Subjunctivitis: Interlude (Subjunctive of Nagging)

“You were to finish this write-up last night – in fact, you should have finished it!”  An expression of frustrated will, nagging in Latin is a borderline case between will and wish.  In his New Latin Syntax, E. C. Woodcock discusses the use of imperfect and pluperfect subjunctive in a jussive sense (sections 110-111, 116), painstakingly distinguishing them from expressions of unfulfillable/unfulfilled wish.  He doesn’t use the term ‘nagging,’ of course – but I think it is the psychology of nagging that opens the spaces for grammatical ambivalence.  Here are two of Woodcock’s examples.

A nagging scene in Plautus (Rud. 841):

Quin occidisti extemplo? — Gladius non erat. — Caperes aut fustem aut lapidem. (Why didn’t you slaughter him on the spot??  — There was no sword… — You were to grab a club or a stone!

Cicero nags at Verres (Verr. 3.195):

Quid facere debuisti?  Pecuniam rettulisses, frumentum ne emisses.  (What ought you to have done?  You should have returned the money, you should not have bought the corn!”

Nagging is generally a waste of time – one can’t reverse what has or has not been done.  But it’s an effective roiling tool and a venting device.  Here is a modern article on nagging:

Nagging is a term used almost exclusively by men to describe women. […] Men are not naggers. They’re assertive, they’re leaders, and invariably they’re passing on their wisdom – and gently reminding [others]of the path to take if they happen to forget along the way. Sure, they criticize, find fault, moan and complain, but it’s always for the [other person’s] benefit. The repetition of their advice, like “Read the map before you set off! How many times must I tell you?” and “Can’t you make more of an effort with how you look when my friends come round?” shows admirable persistence and, above all, shows that they care.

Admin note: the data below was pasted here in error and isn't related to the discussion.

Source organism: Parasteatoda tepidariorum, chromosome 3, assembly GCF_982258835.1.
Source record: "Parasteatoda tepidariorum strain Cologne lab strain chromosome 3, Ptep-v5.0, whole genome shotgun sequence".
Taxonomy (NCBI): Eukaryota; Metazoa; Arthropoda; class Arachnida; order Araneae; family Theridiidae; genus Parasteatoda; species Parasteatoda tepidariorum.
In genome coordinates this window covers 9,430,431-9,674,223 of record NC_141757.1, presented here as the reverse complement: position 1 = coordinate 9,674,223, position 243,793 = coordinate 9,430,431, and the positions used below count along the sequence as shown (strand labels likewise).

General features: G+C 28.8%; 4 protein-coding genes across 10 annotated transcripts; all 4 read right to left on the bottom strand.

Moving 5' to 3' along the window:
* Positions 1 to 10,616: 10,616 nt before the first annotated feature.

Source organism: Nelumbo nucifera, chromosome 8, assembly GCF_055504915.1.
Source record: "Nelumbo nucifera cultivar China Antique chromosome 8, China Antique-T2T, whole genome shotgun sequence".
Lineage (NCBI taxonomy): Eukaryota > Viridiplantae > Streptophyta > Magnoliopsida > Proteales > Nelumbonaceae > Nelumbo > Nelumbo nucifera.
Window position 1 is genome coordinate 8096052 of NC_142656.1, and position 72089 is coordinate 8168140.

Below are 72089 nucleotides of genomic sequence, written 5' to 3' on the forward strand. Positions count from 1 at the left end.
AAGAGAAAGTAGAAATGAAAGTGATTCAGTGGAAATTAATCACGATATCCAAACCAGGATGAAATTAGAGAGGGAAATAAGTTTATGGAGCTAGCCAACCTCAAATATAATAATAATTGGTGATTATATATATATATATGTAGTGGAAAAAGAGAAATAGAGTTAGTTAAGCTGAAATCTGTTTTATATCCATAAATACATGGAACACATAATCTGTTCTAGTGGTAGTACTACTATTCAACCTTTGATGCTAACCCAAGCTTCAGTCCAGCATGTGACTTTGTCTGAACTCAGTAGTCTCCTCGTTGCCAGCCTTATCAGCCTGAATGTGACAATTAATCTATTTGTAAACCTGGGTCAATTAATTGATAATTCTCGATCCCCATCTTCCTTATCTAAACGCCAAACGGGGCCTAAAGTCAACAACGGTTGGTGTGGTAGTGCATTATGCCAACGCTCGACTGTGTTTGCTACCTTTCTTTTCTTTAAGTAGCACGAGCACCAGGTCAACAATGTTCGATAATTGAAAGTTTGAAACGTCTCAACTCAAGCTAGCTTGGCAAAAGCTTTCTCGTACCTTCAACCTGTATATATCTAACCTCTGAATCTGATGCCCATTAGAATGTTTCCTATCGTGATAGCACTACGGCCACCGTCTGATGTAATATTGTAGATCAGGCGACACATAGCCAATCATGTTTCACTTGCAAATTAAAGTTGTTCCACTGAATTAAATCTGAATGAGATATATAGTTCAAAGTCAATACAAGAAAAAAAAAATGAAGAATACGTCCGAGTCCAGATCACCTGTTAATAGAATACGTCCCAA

2 thoughts on “Subjunctivitis: Interlude (Subjunctive of Nagging)

  1. Ha, I wrote my dissertation on Plautus’s “shrews”, arguing in part that male scholars had done much to shape our interpretation of the character. And yes, I concluded that the wives’ nagging was an effective means of shaming ridiculous husbands about their inappropriate behavior, and that it was pretty damned funny too.

    1. Ah, the grammar of nagging:) There’s much of it right now on the Silver and Black Pride blog. “Cable shoulda benched Campbell and put Grad in.” Fierce nagging, fierce anti-nagging, all in the hope of correcting the team’s weaknesses. The anti-naggers nag because the nagging about the Raiders offensive line seems to cross the line between will and unfulfilled wish.

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